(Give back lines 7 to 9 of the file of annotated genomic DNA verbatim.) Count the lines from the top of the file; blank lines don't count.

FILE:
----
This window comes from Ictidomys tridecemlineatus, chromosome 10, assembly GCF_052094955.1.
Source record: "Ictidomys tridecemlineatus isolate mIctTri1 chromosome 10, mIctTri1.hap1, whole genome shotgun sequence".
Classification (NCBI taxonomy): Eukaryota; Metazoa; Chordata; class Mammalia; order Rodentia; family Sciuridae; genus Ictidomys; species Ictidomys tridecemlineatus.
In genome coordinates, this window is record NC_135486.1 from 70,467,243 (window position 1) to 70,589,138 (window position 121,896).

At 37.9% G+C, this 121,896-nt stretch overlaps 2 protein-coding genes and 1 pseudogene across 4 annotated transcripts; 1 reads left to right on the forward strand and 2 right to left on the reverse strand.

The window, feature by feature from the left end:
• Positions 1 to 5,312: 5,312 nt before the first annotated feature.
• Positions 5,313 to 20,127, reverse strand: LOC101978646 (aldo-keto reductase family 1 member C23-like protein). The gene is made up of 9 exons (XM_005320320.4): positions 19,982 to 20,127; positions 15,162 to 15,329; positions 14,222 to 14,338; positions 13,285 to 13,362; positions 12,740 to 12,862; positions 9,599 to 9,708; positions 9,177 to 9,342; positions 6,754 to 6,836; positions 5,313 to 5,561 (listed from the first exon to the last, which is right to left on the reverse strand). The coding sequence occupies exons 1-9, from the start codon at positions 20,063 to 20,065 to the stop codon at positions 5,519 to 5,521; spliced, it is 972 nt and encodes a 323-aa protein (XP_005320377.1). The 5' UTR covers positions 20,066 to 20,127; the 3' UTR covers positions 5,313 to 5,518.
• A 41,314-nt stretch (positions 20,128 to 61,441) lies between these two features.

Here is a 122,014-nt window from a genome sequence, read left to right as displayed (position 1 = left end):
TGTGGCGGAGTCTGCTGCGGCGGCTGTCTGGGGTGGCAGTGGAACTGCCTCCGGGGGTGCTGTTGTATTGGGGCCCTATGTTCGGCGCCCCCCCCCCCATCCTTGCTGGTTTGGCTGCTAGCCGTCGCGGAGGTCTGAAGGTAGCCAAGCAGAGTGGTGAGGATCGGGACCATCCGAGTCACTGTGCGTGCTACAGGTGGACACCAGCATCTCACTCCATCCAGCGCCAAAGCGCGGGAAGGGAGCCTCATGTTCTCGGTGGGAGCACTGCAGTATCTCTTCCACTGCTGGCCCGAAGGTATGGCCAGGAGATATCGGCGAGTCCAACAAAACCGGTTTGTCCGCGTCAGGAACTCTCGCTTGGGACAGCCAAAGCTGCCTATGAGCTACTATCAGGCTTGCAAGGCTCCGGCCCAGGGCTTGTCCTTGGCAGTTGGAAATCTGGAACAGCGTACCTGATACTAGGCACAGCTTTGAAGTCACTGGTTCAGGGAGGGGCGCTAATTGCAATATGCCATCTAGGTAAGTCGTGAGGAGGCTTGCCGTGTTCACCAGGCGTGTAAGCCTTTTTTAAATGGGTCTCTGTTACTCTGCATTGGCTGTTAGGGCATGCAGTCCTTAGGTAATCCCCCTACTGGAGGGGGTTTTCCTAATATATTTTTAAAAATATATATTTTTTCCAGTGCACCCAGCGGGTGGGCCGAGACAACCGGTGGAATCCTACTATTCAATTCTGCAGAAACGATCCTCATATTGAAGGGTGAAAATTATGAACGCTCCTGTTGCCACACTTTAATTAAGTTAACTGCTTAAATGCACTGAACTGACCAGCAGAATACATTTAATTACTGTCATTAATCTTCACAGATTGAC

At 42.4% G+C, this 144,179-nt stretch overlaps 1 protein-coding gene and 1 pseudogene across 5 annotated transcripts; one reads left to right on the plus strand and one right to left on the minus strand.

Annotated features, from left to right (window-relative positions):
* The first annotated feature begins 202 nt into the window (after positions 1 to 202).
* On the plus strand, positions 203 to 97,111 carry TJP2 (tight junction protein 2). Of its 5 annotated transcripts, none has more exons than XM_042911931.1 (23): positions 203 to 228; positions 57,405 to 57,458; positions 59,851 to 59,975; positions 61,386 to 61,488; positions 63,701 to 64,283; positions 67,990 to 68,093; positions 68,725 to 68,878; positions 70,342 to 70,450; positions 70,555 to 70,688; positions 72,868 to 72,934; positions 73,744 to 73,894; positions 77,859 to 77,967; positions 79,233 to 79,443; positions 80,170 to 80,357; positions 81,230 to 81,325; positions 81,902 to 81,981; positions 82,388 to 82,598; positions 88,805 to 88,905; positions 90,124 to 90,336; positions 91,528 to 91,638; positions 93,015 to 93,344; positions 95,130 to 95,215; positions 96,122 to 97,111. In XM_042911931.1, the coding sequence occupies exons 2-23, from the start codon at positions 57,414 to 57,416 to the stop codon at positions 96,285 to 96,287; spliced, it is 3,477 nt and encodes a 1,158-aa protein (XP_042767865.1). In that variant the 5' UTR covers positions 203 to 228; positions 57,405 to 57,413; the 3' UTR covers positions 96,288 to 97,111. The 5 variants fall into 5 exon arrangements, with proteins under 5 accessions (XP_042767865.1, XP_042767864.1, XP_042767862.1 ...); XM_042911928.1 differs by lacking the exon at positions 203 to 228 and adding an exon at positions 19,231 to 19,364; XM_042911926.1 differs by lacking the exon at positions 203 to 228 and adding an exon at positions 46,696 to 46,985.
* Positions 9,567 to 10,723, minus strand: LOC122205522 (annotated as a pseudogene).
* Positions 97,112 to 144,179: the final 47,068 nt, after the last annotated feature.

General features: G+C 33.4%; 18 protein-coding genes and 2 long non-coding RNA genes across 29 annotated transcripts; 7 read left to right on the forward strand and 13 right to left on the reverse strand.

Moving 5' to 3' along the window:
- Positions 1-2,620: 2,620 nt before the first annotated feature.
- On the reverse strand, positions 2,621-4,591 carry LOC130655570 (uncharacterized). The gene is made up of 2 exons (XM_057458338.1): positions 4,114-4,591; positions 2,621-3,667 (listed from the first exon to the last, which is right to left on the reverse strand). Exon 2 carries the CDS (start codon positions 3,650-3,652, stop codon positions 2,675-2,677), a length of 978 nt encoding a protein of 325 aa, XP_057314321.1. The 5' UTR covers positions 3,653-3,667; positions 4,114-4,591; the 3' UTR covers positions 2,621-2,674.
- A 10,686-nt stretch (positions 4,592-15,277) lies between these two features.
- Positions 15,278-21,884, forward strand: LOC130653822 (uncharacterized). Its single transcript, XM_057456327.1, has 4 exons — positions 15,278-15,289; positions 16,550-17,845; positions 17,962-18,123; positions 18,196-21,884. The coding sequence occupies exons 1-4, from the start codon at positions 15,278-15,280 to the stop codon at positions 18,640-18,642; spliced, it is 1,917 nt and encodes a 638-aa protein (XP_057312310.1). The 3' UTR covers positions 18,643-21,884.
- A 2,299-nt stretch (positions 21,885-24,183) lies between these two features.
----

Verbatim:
• Positions 1 to 5,312: 5,312 nt before the first annotated feature.
• Positions 5,313 to 20,127, reverse strand: LOC101978646 (aldo-keto reductase family 1 member C23-like protein). The gene is made up of 9 exons (XM_005320320.4): positions 19,982 to 20,127; positions 15,162 to 15,329; positions 14,222 to 14,338; positions 13,285 to 13,362; positions 12,740 to 12,862; positions 9,599 to 9,708; positions 9,177 to 9,342; positions 6,754 to 6,836; positions 5,313 to 5,561 (listed from the first exon to the last, which is right to left on the reverse strand). The coding sequence occupies exons 1-9, from the start codon at positions 20,063 to 20,065 to the stop codon at positions 5,519 to 5,521; spliced, it is 972 nt and encodes a 323-aa protein (XP_005320377.1). The 5' UTR covers positions 20,066 to 20,127; the 3' UTR covers positions 5,313 to 5,518.
• A 41,314-nt stretch (positions 20,128 to 61,441) lies between these two features.